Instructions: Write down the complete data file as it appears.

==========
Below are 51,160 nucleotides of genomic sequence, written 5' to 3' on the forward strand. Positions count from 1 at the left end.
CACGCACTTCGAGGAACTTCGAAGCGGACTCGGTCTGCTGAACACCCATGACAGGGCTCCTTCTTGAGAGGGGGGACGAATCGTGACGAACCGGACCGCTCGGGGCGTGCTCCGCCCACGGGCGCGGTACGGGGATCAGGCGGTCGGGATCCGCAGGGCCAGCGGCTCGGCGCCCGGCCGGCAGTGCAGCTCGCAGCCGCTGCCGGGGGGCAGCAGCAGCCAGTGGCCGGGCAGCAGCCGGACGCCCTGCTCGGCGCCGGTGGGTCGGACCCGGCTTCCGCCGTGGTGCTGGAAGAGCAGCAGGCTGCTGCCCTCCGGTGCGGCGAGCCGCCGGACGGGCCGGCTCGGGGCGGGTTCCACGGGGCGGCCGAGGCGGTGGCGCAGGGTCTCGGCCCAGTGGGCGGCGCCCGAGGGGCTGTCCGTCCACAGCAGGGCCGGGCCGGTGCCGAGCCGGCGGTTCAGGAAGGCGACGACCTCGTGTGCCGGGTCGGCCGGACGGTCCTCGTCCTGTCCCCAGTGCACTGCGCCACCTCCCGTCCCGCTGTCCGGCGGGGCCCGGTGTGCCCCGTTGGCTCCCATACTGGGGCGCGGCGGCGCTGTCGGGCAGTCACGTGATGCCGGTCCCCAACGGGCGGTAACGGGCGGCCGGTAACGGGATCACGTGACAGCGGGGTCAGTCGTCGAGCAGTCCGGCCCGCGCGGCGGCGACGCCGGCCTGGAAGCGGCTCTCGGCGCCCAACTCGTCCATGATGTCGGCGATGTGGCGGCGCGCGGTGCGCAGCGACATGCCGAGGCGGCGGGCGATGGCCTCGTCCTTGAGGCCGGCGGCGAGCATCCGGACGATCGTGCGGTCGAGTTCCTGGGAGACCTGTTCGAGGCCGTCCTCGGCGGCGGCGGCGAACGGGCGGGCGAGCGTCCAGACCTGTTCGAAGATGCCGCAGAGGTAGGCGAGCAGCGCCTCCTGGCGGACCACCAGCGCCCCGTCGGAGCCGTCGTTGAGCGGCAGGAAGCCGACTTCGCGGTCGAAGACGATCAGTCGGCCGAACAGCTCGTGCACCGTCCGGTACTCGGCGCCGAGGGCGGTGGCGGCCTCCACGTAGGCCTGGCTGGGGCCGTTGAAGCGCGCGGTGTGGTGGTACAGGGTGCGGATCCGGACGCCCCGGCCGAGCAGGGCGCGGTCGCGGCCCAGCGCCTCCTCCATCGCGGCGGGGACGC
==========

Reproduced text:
Below are 51,160 nucleotides of genomic sequence, written 5' to 3' on the forward strand. Positions count from 1 at the left end.
CACGCACTTCGAGGAACTTCGAAGCGGACTCGGTCTGCTGAACACCCATGACAGGGCTCCTTCTTGAGAGGGGGGACGAATCGTGACGAACCGGACCGCTCGGGGCGTGCTCCGCCCACGGGCGCGGTACGGGGATCAGGCGGTCGGGATCCGCAGGGCCAGCGGCTCGGCGCCCGGCCGGCAGTGCAGCTCGCAGCCGCTGCCGGGGGGCAGCAGCAGCCAGTGGCCGGGCAGCAGCCGGACGCCCTGCTCGGCGCCGGTGGGTCGGACCCGGCTTCCGCCGTGGTGCTGGAAGAGCAGCAGGCTGCTGCCCTCCGGTGCGGCGAGCCGCCGGACGGGCCGGCTCGGGGCGGGTTCCACGGGGCGGCCGAGGCGGTGGCGCAGGGTCTCGGCCCAGTGGGCGGCGCCCGAGGGGCTGTCCGTCCACAGCAGGGCCGGGCCGGTGCCGAGCCGGCGGTTCAGGAAGGCGACGACCTCGTGTGCCGGGTCGGCCGGACGGTCCTCGTCCTGTCCCCAGTGCACTGCGCCACCTCCCGTCCCGCTGTCCGGCGGGGCCCGGTGTGCCCCGTTGGCTCCCATACTGGGGCGCGGCGGCGCTGTCGGGCAGTCACGTGATGCCGGTCCCCAACGGGCGGTAACGGGCGGCCGGTAACGGGATCACGTGACAGCGGGGTCAGTCGTCGAGCAGTCCGGCCCGCGCGGCGGCGACGCCGGCCTGGAAGCGGCTCTCGGCGCCCAACTCGTCCATGATGTCGGCGATGTGGCGGCGCGCGGTGCGCAGCGACATGCCGAGGCGGCGGGCGATGGCCTCGTCCTTGAGGCCGGCGGCGAGCATCCGGACGATCGTGCGGTCGAGTTCCTGGGAGACCTGTTCGAGGCCGTCCTCGGCGGCGGCGGCGAACGGGCGGGCGAGCGTCCAGACCTGTTCGAAGATGCCGCAGAGGTAGGCGAGCAGCGCCTCCTGGCGGACCACCAGCGCCCCGTCGGAGCCGTCGTTGAGCGGCAGGAAGCCGACTTCGCGGTCGAAGACGATCAGTCGGCCGAACAGCTCGTGCACCGTCCGGTACTCGGCGCCGAGGGCGGTGGCGGCCTCCACGTAGGCCTGGCTGGGGCCGTTGAAGCGCGCGGTGTGGTGGTACAGGGTGCGGATCCGGACGCCCCGGCCGAGCAGGGCGCGGTCGCGGCCCAGCGCCTCCTCCATCGCGGCGGGGACGC